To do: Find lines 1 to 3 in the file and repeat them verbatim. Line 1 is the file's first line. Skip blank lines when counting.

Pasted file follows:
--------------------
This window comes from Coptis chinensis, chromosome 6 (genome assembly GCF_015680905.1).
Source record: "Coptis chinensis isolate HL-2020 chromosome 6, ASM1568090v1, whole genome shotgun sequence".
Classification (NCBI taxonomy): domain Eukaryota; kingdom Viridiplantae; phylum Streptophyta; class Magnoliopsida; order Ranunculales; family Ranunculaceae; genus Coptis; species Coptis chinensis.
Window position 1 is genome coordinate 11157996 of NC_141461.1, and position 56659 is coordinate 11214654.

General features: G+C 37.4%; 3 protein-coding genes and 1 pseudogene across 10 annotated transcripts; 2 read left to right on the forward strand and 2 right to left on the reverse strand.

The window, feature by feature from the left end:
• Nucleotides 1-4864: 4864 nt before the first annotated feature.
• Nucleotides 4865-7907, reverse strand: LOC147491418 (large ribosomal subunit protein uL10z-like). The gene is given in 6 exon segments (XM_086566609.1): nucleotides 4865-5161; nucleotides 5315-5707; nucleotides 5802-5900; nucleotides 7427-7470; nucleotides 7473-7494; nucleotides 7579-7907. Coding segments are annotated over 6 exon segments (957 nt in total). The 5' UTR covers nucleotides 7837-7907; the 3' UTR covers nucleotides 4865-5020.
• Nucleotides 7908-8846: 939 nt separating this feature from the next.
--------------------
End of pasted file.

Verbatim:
This window comes from Coptis chinensis, chromosome 6 (genome assembly GCF_015680905.1).
Source record: "Coptis chinensis isolate HL-2020 chromosome 6, ASM1568090v1, whole genome shotgun sequence".
Classification (NCBI taxonomy): domain Eukaryota; kingdom Viridiplantae; phylum Streptophyta; class Magnoliopsida; order Ranunculales; family Ranunculaceae; genus Coptis; species Coptis chinensis.